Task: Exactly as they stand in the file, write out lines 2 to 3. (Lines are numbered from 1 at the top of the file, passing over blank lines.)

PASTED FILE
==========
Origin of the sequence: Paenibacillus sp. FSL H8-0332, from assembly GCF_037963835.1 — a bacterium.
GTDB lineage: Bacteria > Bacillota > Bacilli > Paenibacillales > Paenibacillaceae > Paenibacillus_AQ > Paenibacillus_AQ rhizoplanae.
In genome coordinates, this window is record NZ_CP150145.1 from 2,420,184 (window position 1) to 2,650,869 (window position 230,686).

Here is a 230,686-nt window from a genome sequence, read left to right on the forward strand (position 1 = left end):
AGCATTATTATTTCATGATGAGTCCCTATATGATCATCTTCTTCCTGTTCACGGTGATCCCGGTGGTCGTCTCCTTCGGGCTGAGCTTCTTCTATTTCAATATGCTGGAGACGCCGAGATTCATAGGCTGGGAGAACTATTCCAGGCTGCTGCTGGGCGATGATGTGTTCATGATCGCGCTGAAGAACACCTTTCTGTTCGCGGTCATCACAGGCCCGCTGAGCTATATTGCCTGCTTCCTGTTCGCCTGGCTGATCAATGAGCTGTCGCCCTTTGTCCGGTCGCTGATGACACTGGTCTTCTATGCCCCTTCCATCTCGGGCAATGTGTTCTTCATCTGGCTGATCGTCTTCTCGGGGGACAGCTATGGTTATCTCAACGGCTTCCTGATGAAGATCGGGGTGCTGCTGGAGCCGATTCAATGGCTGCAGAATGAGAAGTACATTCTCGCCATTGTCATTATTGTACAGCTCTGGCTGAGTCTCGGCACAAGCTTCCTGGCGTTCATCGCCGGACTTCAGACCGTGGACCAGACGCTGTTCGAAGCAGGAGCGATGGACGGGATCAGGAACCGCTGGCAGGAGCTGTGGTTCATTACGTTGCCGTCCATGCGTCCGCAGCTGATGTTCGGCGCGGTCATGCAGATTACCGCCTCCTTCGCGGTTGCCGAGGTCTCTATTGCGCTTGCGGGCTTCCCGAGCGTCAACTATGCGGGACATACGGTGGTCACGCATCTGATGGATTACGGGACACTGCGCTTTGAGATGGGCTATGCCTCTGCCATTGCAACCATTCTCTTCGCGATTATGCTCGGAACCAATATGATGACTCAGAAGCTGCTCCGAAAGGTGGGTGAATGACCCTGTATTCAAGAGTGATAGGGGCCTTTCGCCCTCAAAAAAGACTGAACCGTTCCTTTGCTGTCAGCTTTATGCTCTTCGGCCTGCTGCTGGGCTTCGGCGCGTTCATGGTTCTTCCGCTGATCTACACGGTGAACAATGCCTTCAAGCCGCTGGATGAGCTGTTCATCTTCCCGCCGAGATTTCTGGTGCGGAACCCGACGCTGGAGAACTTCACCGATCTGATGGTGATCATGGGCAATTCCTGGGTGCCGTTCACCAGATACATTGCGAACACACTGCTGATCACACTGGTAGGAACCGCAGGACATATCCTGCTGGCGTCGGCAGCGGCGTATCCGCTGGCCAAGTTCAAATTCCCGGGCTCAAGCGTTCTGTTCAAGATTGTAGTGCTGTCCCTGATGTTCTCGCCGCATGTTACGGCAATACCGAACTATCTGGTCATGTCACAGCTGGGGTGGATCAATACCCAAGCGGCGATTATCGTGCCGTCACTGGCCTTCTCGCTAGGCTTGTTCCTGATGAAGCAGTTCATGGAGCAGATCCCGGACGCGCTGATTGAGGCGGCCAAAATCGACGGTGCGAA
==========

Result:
GTDB lineage: Bacteria > Bacillota > Bacilli > Paenibacillales > Paenibacillaceae > Paenibacillus_AQ > Paenibacillus_AQ rhizoplanae.
In genome coordinates, this window is record NZ_CP150145.1 from 2,420,184 (window position 1) to 2,650,869 (window position 230,686).